For each poem is being given a visual map consisting of variables, which are divided into two basic categories: the semantic and the phonetic. Some of these variables is the repetition of a word (repeated word) that indicates the number of times that a word is being repeated, or, the phonetic type which shows if it is a vowel or a consonant etc. These variables correspond to certain mappings of a poem, which can be handled by the user via a control panel. The control panel allows the user to choose how many and which variables will be selected for the visualization of the poem. In these terms, one poem can be visually presented into two sections: the phonetic and the semantic section. The phonetic variables are being composed by three regions: the Phonetic Units and Attributes, the Phonetic Features and the Phonetic Relations. The semantic variables are being composed by two regions: the Word Units and Attributes and the Semantic Relations. So, all of these consist of five sections.

Word Units and AttributesWord Units and Attributes: Semantic Variables
Each of the regions mentioned above may have a number of visual options to choose from. Phonetic Units and Attributes have seven variables which lead to different mappings: phonetic types, vowel length, syllable break, sound frequency etc. Phonetic Feature shows the position of vowels and consonant features (voiceless and voiced), while Phonetic Relations signify the type of relation: rhyme, end rhyme, alliteration, assonance, consonance, and their frequency. Word Units and Attributes offer Latin alphabet type, word class (noun, verb, verb etc.) and sentiment, and Semantics Relations offer visualizations of repeated words and their frequency. Layout may be chosen to be either Horizontal or Structured, and the use of Macro-glyphs offers mappings of vowel positions (Abdul-Rahman A., E. Maguire, M. Chen 2014).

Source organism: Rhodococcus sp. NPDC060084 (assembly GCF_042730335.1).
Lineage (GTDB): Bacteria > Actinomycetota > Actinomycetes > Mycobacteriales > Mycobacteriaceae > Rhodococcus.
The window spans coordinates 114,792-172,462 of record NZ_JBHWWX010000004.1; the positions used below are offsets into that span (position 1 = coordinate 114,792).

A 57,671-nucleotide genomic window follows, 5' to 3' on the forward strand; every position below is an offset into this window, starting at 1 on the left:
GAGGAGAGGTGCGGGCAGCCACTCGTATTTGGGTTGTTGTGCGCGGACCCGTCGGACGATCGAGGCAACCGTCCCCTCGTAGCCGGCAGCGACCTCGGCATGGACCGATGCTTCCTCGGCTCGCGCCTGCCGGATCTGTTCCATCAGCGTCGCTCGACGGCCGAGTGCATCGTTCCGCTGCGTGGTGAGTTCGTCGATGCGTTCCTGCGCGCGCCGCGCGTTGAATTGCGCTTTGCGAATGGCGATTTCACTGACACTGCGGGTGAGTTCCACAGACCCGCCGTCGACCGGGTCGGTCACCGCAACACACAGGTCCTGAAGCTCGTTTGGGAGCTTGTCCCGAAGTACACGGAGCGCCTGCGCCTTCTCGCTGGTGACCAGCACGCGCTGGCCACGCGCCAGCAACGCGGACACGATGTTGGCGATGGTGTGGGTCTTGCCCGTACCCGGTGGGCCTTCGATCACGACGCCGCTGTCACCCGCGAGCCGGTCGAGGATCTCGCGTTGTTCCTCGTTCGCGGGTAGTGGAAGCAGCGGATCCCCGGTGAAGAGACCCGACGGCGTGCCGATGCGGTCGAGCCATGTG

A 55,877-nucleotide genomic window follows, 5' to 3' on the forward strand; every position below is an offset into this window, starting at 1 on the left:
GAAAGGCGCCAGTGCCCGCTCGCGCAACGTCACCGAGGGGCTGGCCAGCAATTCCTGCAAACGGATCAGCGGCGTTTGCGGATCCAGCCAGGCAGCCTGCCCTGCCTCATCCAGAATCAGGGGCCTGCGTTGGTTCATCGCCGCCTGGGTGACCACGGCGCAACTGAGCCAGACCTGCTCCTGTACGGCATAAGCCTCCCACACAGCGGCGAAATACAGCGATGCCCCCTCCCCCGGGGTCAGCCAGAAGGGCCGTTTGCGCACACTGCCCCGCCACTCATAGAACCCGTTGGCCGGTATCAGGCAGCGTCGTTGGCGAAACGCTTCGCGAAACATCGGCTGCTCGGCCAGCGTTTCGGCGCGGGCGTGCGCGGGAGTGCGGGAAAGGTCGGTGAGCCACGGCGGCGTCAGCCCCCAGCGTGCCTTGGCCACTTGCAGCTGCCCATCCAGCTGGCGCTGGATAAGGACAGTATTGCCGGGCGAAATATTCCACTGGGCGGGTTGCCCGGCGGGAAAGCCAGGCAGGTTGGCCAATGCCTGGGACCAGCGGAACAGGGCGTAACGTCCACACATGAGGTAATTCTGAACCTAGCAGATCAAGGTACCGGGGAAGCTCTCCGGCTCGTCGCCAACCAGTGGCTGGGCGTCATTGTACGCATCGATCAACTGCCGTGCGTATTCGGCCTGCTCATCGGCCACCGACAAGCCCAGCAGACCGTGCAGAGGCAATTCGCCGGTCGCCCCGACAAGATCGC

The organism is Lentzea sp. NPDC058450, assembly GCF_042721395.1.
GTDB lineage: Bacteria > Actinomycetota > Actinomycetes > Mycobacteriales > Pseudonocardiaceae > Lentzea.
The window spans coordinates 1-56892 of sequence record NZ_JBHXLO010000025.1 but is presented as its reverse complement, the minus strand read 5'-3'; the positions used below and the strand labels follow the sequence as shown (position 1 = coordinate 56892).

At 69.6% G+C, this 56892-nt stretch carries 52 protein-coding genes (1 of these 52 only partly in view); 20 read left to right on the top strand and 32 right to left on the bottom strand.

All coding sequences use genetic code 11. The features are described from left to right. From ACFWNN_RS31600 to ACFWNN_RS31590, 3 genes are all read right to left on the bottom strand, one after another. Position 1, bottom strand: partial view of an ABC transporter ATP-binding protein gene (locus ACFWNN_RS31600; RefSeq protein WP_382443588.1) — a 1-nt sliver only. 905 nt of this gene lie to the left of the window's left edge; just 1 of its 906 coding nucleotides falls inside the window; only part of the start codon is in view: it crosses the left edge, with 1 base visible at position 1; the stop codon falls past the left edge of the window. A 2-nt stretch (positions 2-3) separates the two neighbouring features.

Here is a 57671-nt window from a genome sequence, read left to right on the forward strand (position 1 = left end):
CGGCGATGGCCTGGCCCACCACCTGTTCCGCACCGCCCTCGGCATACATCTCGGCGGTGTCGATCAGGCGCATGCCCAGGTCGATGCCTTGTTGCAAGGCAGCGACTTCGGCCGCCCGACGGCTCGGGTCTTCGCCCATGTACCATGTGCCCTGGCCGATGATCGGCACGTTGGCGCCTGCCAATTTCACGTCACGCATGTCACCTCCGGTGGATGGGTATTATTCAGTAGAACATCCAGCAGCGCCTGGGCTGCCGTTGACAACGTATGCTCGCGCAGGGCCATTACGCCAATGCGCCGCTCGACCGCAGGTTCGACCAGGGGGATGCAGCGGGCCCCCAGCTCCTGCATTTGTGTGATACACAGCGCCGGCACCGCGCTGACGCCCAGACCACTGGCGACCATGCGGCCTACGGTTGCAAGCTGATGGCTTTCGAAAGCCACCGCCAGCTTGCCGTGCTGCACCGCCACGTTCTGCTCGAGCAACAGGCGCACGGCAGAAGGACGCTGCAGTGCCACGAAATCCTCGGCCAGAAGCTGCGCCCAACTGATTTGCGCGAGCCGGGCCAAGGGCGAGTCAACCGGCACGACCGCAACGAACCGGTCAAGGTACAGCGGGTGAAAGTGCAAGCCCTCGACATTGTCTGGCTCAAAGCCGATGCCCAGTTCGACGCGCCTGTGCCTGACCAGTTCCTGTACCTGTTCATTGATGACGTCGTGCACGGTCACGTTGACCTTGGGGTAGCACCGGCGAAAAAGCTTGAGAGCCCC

Structured layoutA Structured Layout. An image of Macro-glyphs.

 diagramm 2i An horizontal visualization of the poem “A Drinking Song” of W. B. Yeats

In conclusion, Poem Viewer deploys visualization tools profitable to close readers of poetry. It is a shining example of the application of digital humanities and the collaboration between Computer science and Humanities by bridging the gap between them.



Abdul-Rahman, A. E. Maguire, M. Chen. “Comparing Three Designs of Macro-Glyphs for Poetry Visualization”. Proceedings of The Eurographics Conference on Visualization (EuroVis 2014), 9-13 June 2014, Swansea, Wales, UK: 2014.

Abdul-Rahman, A. et al. “Rule-based Visual Mappings – with a Case Study on Poetry Visualization”. Computer Graphics Forum. 32. 3 (2013): 381-390.

Coles, Katherine, Lein Julie Gonnering. “Solitary Mind, Collaborative Mind: Close Reading and Interdisciplinary Research”. Digital Humanities 2013. 2013. 13 September 2015. <http://dh2013.unl.edu/abstracts/ab-217.html>

Coles, Katherine, and Lein Julie Gonnering. “A World in a Grain of Sand: Uncertainty & Poetry Corpora Visualization”. YouTube. September 2012. 13 September 2015. <https://www.youtube.com/watch?v=YJLSbbNDMbM>.

“Poetry.” The New Princeton Encyclopedia of Poetry and Poetics. 1993.